6. Cheetah Tickets for positive behaviors throughout the school day, which they will enter into a weekly, monthly, and quarterly drawing.

7. PBIS “Cheetah Points” align with the classroom behavioral expectations. Learners are prompted before each time frame they are working to earn points, and are given 3 prompts for minor behaviors [i.e. following directions; calling out] before losing a point. Learners celebrate their points, 19-24, at the end of the day in various ways: dance party, raise the roof, edible reward, applause.

Plan for Delivering PBIS and/or Other Reinforcers:

- Incorporate language for DCS 3B’s into all instruction. For example, “Respectful turn and talk partners look at their partner, listen to them and share their thinking about what their partner said.” Or, “We are responsible when using our dry erase markers and whiteboards by keeping the markers capped when we are not using them.”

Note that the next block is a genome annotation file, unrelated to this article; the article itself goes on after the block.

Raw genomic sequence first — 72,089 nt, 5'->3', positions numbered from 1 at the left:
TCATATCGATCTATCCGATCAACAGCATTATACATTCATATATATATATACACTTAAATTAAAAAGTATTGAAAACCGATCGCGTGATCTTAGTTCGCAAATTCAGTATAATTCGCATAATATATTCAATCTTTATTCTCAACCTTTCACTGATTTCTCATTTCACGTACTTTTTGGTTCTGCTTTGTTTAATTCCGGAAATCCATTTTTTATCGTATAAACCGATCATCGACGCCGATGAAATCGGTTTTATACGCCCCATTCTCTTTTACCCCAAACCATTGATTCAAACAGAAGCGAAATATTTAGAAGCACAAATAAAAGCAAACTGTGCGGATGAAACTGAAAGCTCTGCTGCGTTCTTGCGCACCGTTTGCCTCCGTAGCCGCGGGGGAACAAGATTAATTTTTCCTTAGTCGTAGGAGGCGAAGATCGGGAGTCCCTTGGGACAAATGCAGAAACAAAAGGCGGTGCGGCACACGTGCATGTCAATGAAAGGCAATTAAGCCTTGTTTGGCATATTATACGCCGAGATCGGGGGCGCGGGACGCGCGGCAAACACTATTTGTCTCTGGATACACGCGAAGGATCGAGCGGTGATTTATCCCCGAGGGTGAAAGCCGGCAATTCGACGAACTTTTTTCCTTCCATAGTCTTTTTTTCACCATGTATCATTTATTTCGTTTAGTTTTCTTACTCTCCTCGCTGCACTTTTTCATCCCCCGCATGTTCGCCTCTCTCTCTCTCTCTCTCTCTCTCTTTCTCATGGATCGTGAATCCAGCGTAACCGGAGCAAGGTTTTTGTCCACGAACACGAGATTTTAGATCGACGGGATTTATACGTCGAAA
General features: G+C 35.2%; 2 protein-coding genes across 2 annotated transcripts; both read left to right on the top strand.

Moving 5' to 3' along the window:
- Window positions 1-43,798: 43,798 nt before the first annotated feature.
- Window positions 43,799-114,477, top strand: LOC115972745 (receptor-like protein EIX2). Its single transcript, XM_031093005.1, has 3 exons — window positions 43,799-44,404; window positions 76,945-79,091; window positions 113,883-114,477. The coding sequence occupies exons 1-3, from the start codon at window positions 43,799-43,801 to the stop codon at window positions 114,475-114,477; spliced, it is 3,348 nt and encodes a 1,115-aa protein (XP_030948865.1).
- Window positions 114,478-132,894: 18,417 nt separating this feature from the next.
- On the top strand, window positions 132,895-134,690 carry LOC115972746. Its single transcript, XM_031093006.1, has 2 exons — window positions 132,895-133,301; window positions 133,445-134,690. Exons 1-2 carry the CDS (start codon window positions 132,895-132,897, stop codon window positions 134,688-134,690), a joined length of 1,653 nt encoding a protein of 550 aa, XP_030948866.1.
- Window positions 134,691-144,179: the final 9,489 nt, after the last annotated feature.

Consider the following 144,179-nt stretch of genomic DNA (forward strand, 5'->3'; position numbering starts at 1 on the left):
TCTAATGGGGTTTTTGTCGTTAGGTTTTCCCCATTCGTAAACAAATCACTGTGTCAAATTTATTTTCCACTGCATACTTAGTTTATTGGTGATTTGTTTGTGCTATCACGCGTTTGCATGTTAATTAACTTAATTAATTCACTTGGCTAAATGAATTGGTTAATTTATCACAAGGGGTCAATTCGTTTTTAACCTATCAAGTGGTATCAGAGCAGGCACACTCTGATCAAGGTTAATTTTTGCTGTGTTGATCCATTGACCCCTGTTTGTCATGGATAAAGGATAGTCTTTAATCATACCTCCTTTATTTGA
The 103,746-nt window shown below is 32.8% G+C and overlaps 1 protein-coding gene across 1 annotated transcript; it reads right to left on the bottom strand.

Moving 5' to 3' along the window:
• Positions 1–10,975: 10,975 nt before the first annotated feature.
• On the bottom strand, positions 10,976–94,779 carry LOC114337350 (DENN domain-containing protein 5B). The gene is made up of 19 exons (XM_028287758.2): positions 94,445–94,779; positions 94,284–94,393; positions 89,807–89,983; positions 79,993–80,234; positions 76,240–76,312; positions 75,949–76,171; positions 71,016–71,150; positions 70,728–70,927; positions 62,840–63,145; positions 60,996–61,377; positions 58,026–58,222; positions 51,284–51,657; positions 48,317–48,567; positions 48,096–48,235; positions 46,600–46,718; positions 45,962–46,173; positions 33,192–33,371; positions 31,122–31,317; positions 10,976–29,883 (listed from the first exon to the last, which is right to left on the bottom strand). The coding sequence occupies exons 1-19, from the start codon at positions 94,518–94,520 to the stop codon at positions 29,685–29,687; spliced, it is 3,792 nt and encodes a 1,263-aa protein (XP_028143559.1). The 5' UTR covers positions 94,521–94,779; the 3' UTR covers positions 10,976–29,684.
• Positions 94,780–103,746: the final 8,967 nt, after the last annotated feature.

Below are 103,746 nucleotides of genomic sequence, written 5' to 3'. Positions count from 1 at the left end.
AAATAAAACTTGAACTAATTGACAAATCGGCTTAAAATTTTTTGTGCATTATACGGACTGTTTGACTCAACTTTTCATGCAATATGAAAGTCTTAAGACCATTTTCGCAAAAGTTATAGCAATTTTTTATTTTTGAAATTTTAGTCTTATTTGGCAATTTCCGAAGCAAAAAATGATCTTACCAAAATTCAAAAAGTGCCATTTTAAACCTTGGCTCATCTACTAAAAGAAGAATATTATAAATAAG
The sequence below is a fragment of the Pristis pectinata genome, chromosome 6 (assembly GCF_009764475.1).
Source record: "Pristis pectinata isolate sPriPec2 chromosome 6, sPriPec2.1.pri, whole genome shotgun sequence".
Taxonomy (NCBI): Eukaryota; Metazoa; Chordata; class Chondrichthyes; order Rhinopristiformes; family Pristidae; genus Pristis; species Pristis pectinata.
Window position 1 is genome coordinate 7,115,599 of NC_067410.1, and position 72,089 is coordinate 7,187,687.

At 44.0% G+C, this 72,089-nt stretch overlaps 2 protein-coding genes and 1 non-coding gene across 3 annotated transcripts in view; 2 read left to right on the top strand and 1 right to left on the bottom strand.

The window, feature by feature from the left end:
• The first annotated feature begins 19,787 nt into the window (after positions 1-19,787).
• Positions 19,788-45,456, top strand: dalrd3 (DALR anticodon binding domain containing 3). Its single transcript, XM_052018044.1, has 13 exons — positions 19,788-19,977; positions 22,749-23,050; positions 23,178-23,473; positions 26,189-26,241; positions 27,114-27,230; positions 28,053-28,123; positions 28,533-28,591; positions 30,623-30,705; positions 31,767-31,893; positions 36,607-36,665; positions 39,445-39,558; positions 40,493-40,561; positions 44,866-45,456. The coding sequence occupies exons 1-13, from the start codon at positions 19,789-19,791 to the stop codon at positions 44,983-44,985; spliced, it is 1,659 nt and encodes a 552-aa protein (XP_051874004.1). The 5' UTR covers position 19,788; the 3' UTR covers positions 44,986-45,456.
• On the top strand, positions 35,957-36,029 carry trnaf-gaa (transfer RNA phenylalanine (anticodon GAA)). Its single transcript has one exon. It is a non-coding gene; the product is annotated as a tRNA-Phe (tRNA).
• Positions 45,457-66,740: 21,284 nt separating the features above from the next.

- Align PBIS “Cheetah Points” to the daily visual schedule to help learners self- monitor.

- Weekly Cheetah Drawings on Fridays

Behavioral Data Collection (Provide a description of the data collection process within your classroom):

1. Learners collect behavioral data with their Daily Behavior Calendars.

2. Teachers collect data with PBIS “Cheetah Points” and individualized data sheets for learners who have behaviors that need increased monitoring. Individualized sheets vary depending upon behaviors teacher is collecting data on. Teacher can provide examples upon request.

3. Teacher collects and saves Daily Communication Sheets that go home to parents each day.

How do you Assess Student Engagement?:

1. Listening in during ‘turn and talks.’

2. Use of student whiteboards and dry erase markers.

3. Non-verbal gestures: thumbs-up; raise the roof; wiggle your eyebrows

4. Student work samples

5. Observation with conferencing notes

6. Choral/echo reading and responses

7. Gestures to support instruction. For example, “Writers bring their stories to life by making people move [use arms ‘running’ gesture] and making them talk [use hands opening and closing].”